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Domain motions of Argonaute, the catalytic engine of RNA interference.

Ming D, Wall ME, Sanbonmatsu KY - BMC Bioinformatics (2007)

Bottom Line: Normal modes are then calculated using an all-atom molecular mechanics force field.The analysis reveals low-frequency vibrations that facilitate the accommodation of RNA duplexes - an essential step in target recognition.Overall, low-frequency vibrations of Argonaute are consistent with mechanisms within the current reaction cycle model for RNA interference.

View Article: PubMed Central - HTML - PubMed

Affiliation: Computer, Computational, and Statistical Sciences Division, Los Alamos National Laboratory, Los Alamos, USA. dming@lanl.gov

ABSTRACT

Background: The Argonaute protein is the core component of the RNA-induced silencing complex, playing the central role of cleaving the mRNA target. Visual inspection of static crystal structures already has enabled researchers to suggest conformational changes of Argonaute that might occur during RNA interference. We have taken the next step by performing an all-atom normal mode analysis of the Pyrococcus furiosus and Aquifex aeolicus Argonaute crystal structures, allowing us to quantitatively assess the feasibility of these conformational changes. To perform the analysis, we begin with the energy-minimized X-ray structures. Normal modes are then calculated using an all-atom molecular mechanics force field.

Results: The analysis reveals low-frequency vibrations that facilitate the accommodation of RNA duplexes - an essential step in target recognition. The Pyrococcus furiosus and Aquifex aeolicus Argonaute proteins both exhibit low-frequency torsion and hinge motions; however, differences in the overall architecture of the proteins cause the detailed dynamics to be significantly different.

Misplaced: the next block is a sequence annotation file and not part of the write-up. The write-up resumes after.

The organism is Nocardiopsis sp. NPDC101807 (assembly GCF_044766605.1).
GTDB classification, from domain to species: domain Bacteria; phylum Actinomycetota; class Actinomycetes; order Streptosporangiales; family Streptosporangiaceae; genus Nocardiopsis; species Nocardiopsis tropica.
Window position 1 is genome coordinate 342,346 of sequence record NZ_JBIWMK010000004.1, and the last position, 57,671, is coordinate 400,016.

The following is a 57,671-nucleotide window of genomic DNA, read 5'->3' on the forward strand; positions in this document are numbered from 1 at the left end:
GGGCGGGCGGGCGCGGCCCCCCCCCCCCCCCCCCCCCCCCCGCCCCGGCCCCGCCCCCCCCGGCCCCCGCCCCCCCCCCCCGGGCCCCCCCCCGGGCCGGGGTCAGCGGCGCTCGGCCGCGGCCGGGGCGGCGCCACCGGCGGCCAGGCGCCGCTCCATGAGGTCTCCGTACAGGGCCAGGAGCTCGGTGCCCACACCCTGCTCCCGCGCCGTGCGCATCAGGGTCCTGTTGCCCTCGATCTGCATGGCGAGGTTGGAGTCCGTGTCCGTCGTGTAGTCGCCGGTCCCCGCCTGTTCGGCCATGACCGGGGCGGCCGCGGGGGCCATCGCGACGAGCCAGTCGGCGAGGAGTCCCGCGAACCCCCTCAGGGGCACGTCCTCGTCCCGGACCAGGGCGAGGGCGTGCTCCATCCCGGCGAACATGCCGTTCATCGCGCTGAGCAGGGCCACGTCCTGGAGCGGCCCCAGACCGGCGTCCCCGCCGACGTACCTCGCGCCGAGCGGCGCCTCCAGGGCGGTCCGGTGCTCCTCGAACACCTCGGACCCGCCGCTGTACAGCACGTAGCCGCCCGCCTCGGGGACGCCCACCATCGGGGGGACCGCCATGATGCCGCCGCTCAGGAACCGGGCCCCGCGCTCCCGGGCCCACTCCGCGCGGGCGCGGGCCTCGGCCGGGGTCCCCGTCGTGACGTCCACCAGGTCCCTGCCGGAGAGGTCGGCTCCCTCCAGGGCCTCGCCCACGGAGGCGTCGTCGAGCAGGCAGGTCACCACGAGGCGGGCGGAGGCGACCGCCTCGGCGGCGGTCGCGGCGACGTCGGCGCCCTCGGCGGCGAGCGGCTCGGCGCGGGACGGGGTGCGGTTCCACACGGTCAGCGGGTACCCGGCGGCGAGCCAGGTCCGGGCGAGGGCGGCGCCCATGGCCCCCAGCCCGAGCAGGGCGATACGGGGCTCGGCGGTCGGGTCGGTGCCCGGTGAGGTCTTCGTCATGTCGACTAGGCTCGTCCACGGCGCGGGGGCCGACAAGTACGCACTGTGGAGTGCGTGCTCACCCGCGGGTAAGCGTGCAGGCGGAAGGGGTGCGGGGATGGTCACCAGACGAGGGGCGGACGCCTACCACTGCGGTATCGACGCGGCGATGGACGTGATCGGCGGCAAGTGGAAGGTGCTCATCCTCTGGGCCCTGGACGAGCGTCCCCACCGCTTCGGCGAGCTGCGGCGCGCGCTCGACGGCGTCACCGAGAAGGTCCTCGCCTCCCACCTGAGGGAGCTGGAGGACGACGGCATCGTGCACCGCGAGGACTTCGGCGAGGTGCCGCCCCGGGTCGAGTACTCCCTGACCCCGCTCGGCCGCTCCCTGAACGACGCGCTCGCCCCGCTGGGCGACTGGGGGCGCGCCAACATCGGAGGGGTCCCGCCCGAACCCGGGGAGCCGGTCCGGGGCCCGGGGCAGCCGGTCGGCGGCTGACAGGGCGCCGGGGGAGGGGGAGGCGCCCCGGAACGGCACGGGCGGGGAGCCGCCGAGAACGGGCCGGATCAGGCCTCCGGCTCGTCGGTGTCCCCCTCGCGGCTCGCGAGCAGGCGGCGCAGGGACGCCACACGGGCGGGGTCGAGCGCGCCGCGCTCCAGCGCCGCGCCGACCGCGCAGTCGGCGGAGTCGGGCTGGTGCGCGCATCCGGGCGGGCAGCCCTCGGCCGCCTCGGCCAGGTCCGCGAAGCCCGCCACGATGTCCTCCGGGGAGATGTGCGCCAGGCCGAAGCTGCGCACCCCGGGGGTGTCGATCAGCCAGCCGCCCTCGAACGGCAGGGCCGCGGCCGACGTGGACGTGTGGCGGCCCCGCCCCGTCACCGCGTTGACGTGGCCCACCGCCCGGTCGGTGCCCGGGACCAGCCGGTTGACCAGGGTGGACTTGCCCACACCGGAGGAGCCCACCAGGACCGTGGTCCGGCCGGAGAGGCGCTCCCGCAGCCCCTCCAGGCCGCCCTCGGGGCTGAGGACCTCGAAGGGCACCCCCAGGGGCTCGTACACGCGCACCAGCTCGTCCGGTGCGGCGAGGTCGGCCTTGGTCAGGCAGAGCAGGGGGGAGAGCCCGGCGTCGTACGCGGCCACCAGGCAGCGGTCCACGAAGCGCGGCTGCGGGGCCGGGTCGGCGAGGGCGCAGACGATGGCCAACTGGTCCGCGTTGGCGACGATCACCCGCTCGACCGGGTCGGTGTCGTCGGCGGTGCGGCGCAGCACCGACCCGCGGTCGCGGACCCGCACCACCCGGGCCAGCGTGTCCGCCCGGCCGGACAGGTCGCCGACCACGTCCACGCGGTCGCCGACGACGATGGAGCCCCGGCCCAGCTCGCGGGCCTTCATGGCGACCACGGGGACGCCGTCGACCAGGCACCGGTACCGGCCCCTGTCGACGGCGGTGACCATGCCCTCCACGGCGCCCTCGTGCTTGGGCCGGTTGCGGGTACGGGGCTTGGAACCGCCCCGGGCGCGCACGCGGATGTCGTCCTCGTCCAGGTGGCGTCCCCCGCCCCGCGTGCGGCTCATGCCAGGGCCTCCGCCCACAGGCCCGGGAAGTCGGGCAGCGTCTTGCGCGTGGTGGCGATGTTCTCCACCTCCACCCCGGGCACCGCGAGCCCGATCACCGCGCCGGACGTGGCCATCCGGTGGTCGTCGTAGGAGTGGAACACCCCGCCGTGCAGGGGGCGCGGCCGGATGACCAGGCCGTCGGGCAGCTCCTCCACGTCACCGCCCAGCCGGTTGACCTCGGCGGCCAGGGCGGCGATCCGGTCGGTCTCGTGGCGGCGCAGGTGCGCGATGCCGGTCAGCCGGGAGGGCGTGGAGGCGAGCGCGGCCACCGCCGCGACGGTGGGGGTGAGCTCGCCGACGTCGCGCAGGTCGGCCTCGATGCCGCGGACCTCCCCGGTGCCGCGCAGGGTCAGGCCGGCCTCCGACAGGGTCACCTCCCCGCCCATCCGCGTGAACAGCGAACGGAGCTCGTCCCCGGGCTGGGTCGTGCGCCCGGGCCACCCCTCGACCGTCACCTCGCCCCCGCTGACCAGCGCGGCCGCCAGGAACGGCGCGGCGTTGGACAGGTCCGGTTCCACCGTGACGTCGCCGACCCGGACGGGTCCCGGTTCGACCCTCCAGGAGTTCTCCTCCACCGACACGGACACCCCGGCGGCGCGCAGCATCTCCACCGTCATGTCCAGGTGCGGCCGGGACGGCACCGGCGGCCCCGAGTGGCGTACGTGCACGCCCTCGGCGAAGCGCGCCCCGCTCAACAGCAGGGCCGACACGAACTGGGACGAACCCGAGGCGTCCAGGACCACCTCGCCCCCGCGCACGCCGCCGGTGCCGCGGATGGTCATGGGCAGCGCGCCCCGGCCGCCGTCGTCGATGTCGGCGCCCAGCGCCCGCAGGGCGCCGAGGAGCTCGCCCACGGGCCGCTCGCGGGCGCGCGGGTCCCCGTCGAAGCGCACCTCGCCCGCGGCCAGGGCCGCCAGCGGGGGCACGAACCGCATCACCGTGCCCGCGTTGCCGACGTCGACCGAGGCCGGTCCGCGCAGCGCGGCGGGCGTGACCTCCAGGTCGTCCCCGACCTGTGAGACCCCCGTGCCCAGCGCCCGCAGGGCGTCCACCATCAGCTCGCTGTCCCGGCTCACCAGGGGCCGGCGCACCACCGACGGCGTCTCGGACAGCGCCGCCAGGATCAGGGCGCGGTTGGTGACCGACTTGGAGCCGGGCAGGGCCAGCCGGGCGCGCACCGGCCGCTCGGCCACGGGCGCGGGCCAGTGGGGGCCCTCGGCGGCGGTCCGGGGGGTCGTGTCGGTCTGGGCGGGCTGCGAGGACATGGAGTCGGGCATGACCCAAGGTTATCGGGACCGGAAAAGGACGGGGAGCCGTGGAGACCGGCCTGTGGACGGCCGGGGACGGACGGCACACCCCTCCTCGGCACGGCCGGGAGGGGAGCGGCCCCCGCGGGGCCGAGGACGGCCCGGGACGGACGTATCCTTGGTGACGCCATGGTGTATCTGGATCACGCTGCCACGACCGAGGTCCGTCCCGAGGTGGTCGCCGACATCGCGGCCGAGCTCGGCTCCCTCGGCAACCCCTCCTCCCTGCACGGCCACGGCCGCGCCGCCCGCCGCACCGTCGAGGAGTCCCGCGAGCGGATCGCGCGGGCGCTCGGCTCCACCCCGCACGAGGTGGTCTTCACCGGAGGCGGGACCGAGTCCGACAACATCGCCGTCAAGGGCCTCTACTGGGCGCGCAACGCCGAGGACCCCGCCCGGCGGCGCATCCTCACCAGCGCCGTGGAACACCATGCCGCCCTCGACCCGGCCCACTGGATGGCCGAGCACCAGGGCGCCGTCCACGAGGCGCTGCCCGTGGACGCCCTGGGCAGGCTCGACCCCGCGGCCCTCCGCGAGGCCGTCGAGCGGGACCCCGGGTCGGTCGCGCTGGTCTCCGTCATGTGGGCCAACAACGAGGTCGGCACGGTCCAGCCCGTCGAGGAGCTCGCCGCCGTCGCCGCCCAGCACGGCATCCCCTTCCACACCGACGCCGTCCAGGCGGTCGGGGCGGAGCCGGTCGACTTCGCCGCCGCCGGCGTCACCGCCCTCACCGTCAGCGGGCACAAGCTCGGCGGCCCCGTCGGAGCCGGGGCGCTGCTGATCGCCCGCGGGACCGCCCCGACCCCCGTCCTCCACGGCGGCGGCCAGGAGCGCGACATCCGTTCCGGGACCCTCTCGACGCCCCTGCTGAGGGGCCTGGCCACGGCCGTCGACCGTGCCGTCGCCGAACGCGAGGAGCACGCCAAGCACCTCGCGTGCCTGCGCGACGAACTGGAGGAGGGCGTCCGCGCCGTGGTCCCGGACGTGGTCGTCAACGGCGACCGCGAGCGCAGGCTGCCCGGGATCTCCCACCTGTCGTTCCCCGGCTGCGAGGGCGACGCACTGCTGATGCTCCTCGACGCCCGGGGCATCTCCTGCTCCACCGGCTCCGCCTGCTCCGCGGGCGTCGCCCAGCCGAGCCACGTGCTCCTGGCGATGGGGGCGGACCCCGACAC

Conclusion: Overall, low-frequency vibrations of Argonaute are consistent with mechanisms within the current reaction cycle model for RNA interference.

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Related in: MedlinePlus

a) A model of Aa-Ago bound to guide DNA-mRNA. The hybrid duplex is colored in green, with the central red bar as its axis. As a comparison, the protein structure in its apo-form conformation is colored in light gray, and the one containing the hybrid duplex (model) is colored yellow. The yellow structure has an orientation similar to that in Figure 4b). b) The normal mode representation of the Cα conformational changes of Aa-Ago in adopting DNA-mRNA duplex. The coefficient was calculated using Equation (5). The inset shows the cumulative contribution to the Cα conformation change by each mode. c) The radius change of the imaginary cylinder, which encloses Cα atoms located within 5 Å of the DNA-RNA duplex in panel a).
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Figure 7: a) A model of Aa-Ago bound to guide DNA-mRNA. The hybrid duplex is colored in green, with the central red bar as its axis. As a comparison, the protein structure in its apo-form conformation is colored in light gray, and the one containing the hybrid duplex (model) is colored yellow. The yellow structure has an orientation similar to that in Figure 4b). b) The normal mode representation of the Cα conformational changes of Aa-Ago in adopting DNA-mRNA duplex. The coefficient was calculated using Equation (5). The inset shows the cumulative contribution to the Cα conformation change by each mode. c) The radius change of the imaginary cylinder, which encloses Cα atoms located within 5 Å of the DNA-RNA duplex in panel a).

Mentions: Similar to Pf -Ago, the second-lowest frequency mode (1.61 cm-1) in Aa-Ago involves a major torsion between the PIWI-containing lobe and the N-terminal domain (Figure 6e). The torsional axis extends from the N-terminal domain to the Mid domain (Figure 7a). In contrast with the torsional motion in Pf-Ago, the Aa-Ago PAZ domain does not involve a major rotation, but adopts an additional torsion motion with respect to the N-terminal domain. This secondary movement has a rotational axis extending from the PAZ domain to the N-terminal domain. Superposition of the two torsional modes produces a conformational change that allows the protein to change between "locked" and "unlocked" states. In the "locking" process, the PAZ domain rotates outwards, while the N-terminal domain and linker regions move towards the PIWI-containing lobe. In the "unlocking" process, the PAZ domain moves inwards and the N-terminal domain and the linker region moves away from the PIWI domain. Of the four domains in Aa-Ago, the PIWI domain has the smallest displacement.